|Texaco Inc. v. Dagher|
|Argued January 10, 2006|
Decided February 28, 2006
|Full case name||Texaco Incorporated, Petitioner v. Fouad N. Dagher, et al.; Shell Oil Company, Petitioner v. Fouad N. Dagher, et al.|
|Citations||547 U.S. 1 (more)|
|Prior||Summary judgment granted to defendants, Dagher v. Saudi Refining, Inc., C.D. Cal.; affirmed in part, reversed and remanded, 369 F.3d 1108 (9th Cir. 2004); cert. granted, sub nom. Texaco Inc. v. Dagher, 125 S. Ct. 2957 (2005)|
|The pricing decisions of a legitimate joint venture between oil companies to sell gasoline to service stations did not violate the Sherman Antitrust Act. Ninth Circuit Court of Appeals reversed.|
|Majority||Thomas, joined by Roberts, Stevens, Scalia, Kennedy, Souter, Ginsburg, Breyer|
|Alito took no part in the consideration or decision of the case.|
|15 U.S.C. § 1 (§ 1 of the Sherman Antitrust Act)|
Texaco Inc. v. Dagher, 547 U.S. 1 (2006), was a decision by the Supreme Court of the United States involving the application of U.S. antitrust law to a joint venture between oil companies to market gasoline to gas stations. The Court ruled unanimously that the joint venture's unified price for the two companies' brands of gasoline was not a price-fixing scheme between competitors in violation of the Sherman Antitrust Act. The Court instead considered the joint venture a single entity that made pricing decisions, in which the oil companies participated as cooperative investors.
Texaco and Shell Oil, historically competitors in the national and international oil and gasoline markets, formed a joint venture in 1998 called "Equilon" to consolidate their operations in the western United States, which ended competition between the two companies in the domestic refining and marketing of gasoline. Under the joint venture agreement, Texaco and Shell agreed to pool their resources and share the risks of and profits from Equilon's activities. Equilon's board of directors would comprise representatives of Texaco and Shell Oil, and Equilon gasoline would be sold to gas stations under the original Texaco and Shell Oil brand names. The formation of Equilon was approved by consent decree, subject to certain divestments and other modifications, by the Federal Trade Commission, as well as by the state attorneys general of California, Hawaii, Oregon, and Washington. The consent decrees did not impose any restrictions on the prices Equilon charged.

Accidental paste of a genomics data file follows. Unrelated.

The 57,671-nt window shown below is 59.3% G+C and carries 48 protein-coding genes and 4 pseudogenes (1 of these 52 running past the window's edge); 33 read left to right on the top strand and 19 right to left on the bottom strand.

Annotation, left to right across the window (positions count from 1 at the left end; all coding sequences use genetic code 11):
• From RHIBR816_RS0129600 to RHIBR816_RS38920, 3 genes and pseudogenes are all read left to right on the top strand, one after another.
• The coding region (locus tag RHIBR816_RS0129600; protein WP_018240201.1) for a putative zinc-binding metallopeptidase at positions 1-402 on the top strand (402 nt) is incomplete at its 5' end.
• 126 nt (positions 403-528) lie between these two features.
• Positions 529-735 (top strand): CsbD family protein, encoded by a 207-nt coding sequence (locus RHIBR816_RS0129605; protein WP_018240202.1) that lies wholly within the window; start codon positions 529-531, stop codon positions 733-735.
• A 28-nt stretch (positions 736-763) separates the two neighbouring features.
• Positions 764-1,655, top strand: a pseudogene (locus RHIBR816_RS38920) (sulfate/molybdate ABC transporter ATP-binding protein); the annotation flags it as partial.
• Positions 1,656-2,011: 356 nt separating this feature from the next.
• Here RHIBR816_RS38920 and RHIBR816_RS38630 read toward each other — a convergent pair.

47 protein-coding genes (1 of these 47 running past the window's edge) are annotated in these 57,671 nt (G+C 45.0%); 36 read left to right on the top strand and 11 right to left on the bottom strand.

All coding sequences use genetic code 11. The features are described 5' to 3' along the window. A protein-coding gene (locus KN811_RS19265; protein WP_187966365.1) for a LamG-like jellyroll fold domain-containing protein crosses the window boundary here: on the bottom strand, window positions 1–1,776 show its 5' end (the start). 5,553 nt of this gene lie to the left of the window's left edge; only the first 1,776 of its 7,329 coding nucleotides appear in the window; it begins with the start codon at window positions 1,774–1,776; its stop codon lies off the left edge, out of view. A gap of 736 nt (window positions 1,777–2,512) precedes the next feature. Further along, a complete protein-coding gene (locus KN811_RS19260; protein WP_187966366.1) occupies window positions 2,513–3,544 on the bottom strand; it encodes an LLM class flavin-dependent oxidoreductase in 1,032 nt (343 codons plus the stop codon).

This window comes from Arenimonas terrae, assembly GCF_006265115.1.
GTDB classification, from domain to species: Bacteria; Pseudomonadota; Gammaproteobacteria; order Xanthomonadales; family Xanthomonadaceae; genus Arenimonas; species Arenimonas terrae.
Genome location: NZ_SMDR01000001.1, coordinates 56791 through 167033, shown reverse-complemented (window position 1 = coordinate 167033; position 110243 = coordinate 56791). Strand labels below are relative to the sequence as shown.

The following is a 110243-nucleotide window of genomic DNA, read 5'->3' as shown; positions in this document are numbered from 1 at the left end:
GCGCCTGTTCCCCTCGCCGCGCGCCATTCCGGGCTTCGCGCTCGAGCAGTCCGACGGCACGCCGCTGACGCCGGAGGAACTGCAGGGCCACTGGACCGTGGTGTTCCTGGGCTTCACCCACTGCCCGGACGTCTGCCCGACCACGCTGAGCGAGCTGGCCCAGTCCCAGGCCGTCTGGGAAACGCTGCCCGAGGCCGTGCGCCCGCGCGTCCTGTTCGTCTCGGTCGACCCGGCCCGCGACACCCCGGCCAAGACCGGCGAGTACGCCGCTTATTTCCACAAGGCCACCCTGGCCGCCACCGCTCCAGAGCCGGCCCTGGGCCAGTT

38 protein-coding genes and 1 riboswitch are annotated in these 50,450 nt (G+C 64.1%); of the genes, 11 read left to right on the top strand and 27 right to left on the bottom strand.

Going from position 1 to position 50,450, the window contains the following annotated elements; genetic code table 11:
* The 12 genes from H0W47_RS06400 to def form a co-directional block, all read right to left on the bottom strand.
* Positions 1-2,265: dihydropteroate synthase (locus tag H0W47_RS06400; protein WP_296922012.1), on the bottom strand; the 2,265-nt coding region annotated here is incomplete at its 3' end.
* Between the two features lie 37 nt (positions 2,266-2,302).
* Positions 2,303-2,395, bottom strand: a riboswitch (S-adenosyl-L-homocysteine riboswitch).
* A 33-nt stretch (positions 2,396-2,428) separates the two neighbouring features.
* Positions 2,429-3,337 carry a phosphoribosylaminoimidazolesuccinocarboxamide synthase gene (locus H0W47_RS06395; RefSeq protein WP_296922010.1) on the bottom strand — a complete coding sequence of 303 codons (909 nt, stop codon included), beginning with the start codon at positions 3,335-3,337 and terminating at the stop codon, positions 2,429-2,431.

After Equilon began to operate, a class of 23,000 Texaco and Shell gas station owners filed a class action lawsuit in the United States District Court for the Central District of California, alleging that, by unifying gasoline prices under the two brands, petitioners had violated the per se rule against price fixing that the Supreme Court had long recognized under § 1 of the Sherman Act. The District Court awarded summary judgment to Texaco and Shell Oil. It determined that the rule of reason governed the plaintiffs' claim, under which only "unreasonable restraints of trade" were prohibited by the Sherman Act. Because they had eschewed rule of reason analysis, the plaintiffs had failed to raise a triable issue of fact.
The Ninth Circuit reversed, ruling that the per se rule against price fixing instead applied, which conclusively presumed that the arrangement was illegal. The Ninth Circuit reached that decision by applying the ancillary restraints doctrine, which provided an exception from the rule of reason whenever a restraint on trade was not ancillary to the main purpose of an agreement. The court did not believe the oil companies had explained why the unified pricing for their two brands of gasoline was necessary to further the legitimate goals of the joint venture, and so reversed summary judgment. Texaco and Shell both petitioned for certiorari to the Supreme Court, which consolidated the petitions and granted certiorari to determine the extent to which the per se rule against price fixing applies to joint ventures.
Justice Clarence Thomas delivered the opinion of the U.S. Supreme Court, in which the other seven participating justices joined in reversing the Ninth Circuit. Significant to the outcome of the case was the Court's presumption that the joint venture itself was legal, which it based on the prior approval by the FTC and the several states involved.
The Court ruled that the Equilon joint venture pricing decisions were not illegal price-fixing between competitors. Texaco and Shell did not compete with one another in the relevant market, but instead participated in that market jointly through their investments in Equilon. The two companies shared in Equilon's profits, and should be regarded as a single entity competing with other sellers in the market, regardless of the decision to market their gasoline under two brands instead of one.
Contrary to the Ninth Circuit's ruling, the Court did not believe that the ancillary restraints doctrine applied because the challenged business practice involved the "core activity" of the joint venture—the pricing of the goods it produced and sold. Even if the doctrine applied, pricing was certainly integral to a business that produced and sold goods.